Here's a few grabs of content reporting at 48hz





Now here 60hz that looks better to my eyes than the previous 3, though a large part of that could be due to the source and that I recently changed back to VMR9 Renderer again (vice Haali) and haven't recalibrated appropriately.
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post #28 of 33 Old 11-21-2007, 09:22 PM
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I just have knowledge of 120 Hz TVs and a mention that most content is in 60 Hz, but I'm confused on what people mean when they this. With this one TV, the HP-T5884 which I'm considering, apparently it doesn't do 1024 24hz natively, and that it goes back to 60 Hz(native).

What exactly does this mean picture quality wise? Would it have to be a blu-ray for this? Is it something which could make a TV bad and force you to choose another one?


Read this,

http://www.hometheaterhifi.com/volum...07-part-1.html

Enjoy

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post #29 of 33 Old 11-27-2007, 06:58 AM
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Tell me than, pretentious one; what is funny about my 'claim'?

I input custom timing refresh rates into my Nvidia 6800 PC connected via DVI to HDMI to my Sceptre. Each rate refreshs my sceptre and 24hz looks particularly slower as my cursor jumps around which makes it quite unusable for pc usage. 48hz was also tested and added in nvidia control panel and applied with much less difference (though noticeable) than 24hz on the desktop, obviously. 72hz simply won't take in the test mode (which thereby won't allow me to add it to the screen cap 2. Both modes look great when playing back 1280x720p source content (though I tested 24hz very hastily), but so does 60hz.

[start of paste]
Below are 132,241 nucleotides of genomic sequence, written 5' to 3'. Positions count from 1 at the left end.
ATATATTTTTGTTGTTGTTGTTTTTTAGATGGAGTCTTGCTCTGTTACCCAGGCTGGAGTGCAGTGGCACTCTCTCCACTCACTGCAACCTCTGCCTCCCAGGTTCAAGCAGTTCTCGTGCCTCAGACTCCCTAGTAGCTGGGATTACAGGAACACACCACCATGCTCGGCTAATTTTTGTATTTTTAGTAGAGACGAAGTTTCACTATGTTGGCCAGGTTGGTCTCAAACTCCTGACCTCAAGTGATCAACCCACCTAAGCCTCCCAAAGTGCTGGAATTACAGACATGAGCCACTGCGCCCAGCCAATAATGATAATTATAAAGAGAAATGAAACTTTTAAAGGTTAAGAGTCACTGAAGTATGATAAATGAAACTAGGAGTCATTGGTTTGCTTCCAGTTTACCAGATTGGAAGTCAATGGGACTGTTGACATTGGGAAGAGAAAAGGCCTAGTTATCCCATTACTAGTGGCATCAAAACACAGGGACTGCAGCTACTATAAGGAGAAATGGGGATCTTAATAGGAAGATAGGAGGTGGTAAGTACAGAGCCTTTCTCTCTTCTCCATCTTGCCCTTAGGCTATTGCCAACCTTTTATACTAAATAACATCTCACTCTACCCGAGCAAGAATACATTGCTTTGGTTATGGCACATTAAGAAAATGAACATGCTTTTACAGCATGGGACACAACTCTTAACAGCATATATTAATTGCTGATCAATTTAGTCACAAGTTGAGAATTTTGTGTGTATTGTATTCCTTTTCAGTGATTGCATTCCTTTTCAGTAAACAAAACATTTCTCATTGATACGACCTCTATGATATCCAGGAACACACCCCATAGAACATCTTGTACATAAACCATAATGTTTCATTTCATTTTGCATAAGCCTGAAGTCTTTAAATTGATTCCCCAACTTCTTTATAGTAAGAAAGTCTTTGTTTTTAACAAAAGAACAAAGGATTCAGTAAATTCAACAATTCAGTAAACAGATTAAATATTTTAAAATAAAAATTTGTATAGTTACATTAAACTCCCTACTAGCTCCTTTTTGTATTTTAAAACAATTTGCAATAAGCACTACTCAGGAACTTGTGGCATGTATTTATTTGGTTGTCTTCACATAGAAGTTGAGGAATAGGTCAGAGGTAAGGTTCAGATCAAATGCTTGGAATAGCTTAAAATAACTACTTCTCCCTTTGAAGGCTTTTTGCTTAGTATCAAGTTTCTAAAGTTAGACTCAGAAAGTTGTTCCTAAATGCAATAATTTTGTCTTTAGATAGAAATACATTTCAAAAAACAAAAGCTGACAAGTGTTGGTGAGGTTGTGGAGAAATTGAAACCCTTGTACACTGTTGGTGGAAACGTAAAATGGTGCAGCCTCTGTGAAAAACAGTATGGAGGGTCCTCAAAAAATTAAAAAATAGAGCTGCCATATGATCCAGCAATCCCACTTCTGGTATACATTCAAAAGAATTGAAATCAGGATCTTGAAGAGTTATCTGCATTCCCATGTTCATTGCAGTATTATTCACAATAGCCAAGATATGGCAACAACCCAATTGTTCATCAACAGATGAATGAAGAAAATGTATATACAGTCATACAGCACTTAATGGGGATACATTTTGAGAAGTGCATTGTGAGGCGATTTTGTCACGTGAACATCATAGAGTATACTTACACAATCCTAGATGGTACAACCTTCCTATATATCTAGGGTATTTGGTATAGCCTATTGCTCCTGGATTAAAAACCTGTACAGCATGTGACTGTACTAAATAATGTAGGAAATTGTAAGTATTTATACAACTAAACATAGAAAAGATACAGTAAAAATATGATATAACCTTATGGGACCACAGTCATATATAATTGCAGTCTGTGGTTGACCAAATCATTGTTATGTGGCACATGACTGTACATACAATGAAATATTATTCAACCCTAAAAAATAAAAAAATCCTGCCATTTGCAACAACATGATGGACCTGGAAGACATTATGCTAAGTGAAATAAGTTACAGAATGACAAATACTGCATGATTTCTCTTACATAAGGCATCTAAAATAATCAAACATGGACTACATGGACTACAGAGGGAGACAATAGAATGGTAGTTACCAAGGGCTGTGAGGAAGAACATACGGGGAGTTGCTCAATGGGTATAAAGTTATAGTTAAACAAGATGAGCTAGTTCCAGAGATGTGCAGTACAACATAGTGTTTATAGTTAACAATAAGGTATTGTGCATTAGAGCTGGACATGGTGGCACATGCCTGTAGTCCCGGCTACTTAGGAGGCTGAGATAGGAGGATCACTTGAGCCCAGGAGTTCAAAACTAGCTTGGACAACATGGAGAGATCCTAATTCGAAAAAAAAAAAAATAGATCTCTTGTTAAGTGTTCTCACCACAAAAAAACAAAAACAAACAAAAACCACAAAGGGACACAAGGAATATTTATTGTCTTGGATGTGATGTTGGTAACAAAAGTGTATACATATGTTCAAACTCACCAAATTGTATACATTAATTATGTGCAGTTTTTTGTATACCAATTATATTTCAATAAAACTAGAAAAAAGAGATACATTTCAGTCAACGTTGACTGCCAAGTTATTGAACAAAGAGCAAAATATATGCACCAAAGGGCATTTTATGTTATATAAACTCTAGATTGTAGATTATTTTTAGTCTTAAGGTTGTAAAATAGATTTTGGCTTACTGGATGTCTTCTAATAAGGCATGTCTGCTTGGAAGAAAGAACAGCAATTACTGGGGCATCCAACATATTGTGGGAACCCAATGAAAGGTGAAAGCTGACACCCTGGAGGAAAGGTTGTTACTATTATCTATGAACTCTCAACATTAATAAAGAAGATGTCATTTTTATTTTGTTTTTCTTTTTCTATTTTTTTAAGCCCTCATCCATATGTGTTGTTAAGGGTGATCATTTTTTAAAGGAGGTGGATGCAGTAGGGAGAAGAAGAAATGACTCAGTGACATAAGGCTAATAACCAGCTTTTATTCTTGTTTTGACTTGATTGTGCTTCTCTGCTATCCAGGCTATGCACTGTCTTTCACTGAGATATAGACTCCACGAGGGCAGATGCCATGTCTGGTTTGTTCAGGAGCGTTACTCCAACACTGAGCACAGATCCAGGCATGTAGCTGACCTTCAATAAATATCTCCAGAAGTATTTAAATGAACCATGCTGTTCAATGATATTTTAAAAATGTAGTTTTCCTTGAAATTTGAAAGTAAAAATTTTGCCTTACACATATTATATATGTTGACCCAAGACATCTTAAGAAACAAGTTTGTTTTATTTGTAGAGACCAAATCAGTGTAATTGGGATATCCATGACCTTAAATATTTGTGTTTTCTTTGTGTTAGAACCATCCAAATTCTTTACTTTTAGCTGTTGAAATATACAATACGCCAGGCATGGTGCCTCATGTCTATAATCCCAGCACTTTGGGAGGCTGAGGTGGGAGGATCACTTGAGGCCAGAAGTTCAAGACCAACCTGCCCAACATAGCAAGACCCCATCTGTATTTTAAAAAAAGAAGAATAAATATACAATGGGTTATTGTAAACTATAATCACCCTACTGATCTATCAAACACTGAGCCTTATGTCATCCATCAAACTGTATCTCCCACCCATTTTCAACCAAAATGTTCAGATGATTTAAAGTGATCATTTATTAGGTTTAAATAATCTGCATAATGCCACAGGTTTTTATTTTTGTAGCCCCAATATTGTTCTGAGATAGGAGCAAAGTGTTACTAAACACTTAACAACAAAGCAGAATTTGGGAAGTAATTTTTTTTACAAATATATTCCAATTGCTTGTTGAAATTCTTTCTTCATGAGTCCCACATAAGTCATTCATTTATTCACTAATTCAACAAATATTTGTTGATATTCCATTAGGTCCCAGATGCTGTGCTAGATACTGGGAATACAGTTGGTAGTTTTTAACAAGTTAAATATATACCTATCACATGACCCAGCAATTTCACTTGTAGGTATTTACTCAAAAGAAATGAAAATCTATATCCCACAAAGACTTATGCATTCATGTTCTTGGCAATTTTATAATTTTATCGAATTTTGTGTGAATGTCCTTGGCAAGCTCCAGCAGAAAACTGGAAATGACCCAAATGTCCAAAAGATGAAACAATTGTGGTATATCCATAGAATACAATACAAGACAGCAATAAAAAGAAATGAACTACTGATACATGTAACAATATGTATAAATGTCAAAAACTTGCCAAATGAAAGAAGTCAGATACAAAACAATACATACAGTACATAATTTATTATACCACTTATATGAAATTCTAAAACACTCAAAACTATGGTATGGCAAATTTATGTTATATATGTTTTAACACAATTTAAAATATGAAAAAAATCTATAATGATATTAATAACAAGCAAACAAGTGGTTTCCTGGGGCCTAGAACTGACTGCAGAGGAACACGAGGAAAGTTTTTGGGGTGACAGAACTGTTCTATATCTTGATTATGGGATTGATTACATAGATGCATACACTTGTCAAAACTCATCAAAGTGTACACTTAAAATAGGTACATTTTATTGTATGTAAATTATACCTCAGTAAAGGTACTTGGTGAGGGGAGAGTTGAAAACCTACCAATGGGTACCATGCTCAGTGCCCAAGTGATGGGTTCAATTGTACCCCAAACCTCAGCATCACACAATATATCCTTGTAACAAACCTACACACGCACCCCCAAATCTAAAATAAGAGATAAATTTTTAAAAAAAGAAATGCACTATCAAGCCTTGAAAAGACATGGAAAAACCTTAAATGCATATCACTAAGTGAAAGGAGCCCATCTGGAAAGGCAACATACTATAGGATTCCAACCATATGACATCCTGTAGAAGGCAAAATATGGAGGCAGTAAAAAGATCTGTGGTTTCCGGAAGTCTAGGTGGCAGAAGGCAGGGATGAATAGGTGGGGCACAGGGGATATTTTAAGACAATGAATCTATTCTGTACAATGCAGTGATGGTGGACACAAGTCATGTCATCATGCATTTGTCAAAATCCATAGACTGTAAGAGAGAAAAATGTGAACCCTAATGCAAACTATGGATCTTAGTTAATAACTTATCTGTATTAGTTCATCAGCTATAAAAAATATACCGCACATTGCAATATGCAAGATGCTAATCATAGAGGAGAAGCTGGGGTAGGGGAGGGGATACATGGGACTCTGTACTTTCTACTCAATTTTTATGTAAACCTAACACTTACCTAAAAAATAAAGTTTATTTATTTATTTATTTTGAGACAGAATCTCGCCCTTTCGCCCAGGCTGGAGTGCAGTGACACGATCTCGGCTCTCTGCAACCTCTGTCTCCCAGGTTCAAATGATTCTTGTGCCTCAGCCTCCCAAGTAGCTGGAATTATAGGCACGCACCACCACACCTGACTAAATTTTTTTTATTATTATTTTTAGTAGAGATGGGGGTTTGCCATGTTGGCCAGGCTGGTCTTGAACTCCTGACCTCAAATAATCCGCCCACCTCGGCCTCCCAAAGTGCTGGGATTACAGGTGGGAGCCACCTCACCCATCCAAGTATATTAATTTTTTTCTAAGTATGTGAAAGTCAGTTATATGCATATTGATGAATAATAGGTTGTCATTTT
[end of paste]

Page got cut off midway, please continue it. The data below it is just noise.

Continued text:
If my 'not worthy' Sceptre is not outputting 24 and 48hz then what exactly is happening, particularly at 24hz that causes the slowdown. I don't claim to be an expert. :-)




Here's a few grabs of content reporting at 48hz





Now here 60hz that looks better to my eyes than the previous 3, though a large part of that could be due to the source and that I recently changed back to VMR9 Renderer again (vice Haali) and haven't recalibrated appropriately.

Ummm did it ever occur to you to check the base specs of your panel?
That could decide whether it is doing true 24Hz or something else (e.g. 48Hz)...
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post #30 of 33 Old 12-01-2007, 04:25 AM
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as opposed to my own lying eyes right? or if i can't find it, then my vid card outputting the signal must be wrong?! pffft... you're quite a silly character here. it was easier just to show my settings, but if you have read anything i've said, you would than realize I can do both. however, 24hz is not ideal.48hz is 24hz without the slowdown and the two are not discernible (as far as pq). 48hz is what you'd see if you went to the movie theater anyway.